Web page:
As more online activity shifts to mobile devices, bloggers are becoming aware of the benefits of having mobile versions of their websites. As luck would have it, the developers of major blogging platforms recognized this, and stepped-in to provide default solutions for those wanting to serve-up content to a mobile audience without a lot of investment.

Let’s take a look at three of the major players.

mobile templates for WordPress, Blogger, and Posterous

WordPress Mobile Versions

There are two versions of the WordPress platform: the hosted WordPress.com service, and the self-installed WordPress.org package that you can run on your own server. Let’s start with the hosted version.

When visiting a WordPress.com blog, the system looks at the visitor’s user agent setting, which identifies what web browser they are using. If it recognizes the browser as being phone-related, it will substitute the usual webpage with an abbreviated version designed for mobile, at the very same URL – no redirects to another page like m.anything.com.

The mobile version isn’t just streamlined from a visual standpoint – the underlying code and content are also slimmed down. Post excerpts are kept short (about 160 characters) and sidebar content (e.g. “Popular Posts”) is removed.

Overall it’s a very functional adaptation, and one that owners of WordPress.org packages can also enjoy, because it’s based on the freely available WP-Touch plug-in. Once set-up, this plug-in will produce the same behavior on your own server.

From an SEO standpoint, the lack of redirection keeps things clean as far as indexing is concerned. From a content standpoint, the home page obviously suffers due to the abbreviated excerpts. But that’s not a huge loss from an SEO standpoint; the typical blog lacks keyword focus on the home page anyway – lots of posts, lots of topics. A blog’s SEO fame will usually be tied to its inbound linking or individual posts, not to home page content, and those will be uneffected.

It’s also important to note that individual blog posts are not shortened, they are presented full-length on a single page, just like on the desktop. In fact, the mobile version’s lack of sidebar content may actually help SEO for these pages, by giving them an exclusive focus on the topic at hand.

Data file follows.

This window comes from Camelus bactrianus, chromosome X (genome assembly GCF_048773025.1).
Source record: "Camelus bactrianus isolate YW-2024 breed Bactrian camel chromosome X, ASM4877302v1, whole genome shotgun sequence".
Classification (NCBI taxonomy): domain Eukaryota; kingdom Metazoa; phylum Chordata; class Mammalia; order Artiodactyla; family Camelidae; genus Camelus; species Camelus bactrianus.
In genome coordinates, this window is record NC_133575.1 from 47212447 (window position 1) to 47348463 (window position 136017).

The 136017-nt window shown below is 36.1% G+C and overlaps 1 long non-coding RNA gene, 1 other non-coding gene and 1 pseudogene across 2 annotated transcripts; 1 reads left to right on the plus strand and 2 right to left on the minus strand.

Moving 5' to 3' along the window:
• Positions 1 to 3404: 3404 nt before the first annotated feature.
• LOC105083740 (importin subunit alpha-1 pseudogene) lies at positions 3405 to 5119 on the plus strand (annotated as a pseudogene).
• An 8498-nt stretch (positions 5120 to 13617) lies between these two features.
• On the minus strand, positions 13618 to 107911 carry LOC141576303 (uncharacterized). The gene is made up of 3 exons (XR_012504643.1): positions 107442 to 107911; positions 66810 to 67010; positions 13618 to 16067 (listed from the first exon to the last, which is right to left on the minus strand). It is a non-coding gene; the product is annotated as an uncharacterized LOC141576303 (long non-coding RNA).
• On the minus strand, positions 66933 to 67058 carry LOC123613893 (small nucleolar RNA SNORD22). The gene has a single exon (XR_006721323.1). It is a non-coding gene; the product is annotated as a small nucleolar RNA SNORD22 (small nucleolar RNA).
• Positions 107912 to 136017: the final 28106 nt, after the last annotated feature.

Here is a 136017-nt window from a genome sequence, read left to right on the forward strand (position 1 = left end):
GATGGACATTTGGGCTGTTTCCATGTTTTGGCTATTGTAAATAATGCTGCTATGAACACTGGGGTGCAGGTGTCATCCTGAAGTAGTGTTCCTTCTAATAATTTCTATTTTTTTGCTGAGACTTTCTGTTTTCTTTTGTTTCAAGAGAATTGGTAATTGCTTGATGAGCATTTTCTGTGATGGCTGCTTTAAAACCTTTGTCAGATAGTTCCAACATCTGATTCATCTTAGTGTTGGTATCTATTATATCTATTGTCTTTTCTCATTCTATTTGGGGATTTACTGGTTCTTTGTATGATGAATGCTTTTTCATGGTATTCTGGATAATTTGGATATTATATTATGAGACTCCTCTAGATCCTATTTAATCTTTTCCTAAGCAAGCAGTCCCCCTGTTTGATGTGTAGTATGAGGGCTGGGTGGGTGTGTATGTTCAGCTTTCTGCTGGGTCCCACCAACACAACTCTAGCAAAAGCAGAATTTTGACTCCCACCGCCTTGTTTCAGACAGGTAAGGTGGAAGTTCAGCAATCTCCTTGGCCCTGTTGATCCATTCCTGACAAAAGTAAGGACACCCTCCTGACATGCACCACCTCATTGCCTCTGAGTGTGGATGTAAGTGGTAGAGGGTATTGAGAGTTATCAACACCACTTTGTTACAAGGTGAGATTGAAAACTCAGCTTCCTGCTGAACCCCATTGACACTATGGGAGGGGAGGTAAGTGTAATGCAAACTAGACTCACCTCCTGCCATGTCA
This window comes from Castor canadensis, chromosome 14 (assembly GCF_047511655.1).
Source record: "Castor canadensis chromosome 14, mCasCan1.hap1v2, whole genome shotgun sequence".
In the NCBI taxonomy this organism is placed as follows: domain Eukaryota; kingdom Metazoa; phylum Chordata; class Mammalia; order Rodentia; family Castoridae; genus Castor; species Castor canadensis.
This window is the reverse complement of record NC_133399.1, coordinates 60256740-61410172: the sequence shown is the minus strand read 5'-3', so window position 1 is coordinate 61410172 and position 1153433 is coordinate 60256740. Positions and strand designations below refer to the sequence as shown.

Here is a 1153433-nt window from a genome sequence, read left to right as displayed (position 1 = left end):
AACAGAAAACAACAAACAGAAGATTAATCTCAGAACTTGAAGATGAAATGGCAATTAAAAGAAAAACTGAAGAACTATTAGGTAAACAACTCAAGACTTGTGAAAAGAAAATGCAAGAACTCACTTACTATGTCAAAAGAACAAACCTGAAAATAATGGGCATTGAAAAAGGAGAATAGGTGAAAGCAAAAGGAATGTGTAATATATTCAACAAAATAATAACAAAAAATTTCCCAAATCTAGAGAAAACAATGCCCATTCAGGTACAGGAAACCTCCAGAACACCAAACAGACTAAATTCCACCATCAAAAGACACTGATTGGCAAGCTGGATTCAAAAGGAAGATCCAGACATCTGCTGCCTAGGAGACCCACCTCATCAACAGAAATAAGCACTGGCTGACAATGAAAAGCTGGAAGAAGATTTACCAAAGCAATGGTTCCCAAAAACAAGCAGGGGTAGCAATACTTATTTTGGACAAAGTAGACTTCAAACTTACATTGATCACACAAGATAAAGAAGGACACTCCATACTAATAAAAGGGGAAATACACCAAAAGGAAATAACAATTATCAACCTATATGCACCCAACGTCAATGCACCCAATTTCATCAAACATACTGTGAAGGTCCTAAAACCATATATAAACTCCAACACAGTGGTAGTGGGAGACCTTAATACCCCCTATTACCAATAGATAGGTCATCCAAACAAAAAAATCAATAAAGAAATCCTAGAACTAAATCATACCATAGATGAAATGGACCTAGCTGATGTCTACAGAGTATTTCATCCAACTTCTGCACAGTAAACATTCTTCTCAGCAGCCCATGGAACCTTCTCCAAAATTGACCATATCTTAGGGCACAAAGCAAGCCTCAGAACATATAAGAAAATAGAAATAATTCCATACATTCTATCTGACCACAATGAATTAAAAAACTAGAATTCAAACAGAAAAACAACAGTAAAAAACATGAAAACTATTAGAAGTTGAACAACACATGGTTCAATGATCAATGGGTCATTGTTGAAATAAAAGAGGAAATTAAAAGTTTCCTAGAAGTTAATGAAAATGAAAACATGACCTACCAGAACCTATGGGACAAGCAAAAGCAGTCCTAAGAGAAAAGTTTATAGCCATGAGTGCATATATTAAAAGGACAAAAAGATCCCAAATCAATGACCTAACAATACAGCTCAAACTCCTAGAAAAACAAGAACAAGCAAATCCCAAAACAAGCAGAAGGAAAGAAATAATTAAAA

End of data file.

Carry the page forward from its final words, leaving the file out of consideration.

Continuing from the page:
Blogger On Mobile Devices

Blogger also makes use of user agent detection to make decisions about what type of template to show, but the action it takes is slightly different. When receiving a page request from a phone, Blogger will redirect you from the main URL (e.g. myblog.blogspot.com) to a mobile variation (e.g. myblog.blogspot.com/?m=1)

Being a Google product, one would presume that Blogger’s redirect method won’t cause any problems with Googlebot-Mobile’s efforts to index the mobile site, or with the link equity you have on your home page. But Blogger’s mobile template is still officially in beta, so you’ll want to pay attention to how Google’s mobile search engine reacts to it, and post feedback to Blogger’s staff if you see anything suspicious.

As far as content is concerned, the trade-offs are identical to WordPress: a clipped home page, backed by full-length blog posts.

Posterous & Mobile Templates

Posterous is the newest of the platforms covered here, but they have a reputation for innovation so it’s no surprise that they’ve already introduced mobile templates, both for their Blog and Groups products.

The scenario is very much what we’ve described for Blogger and WordPress, however Posterous takes a more minimalist approach.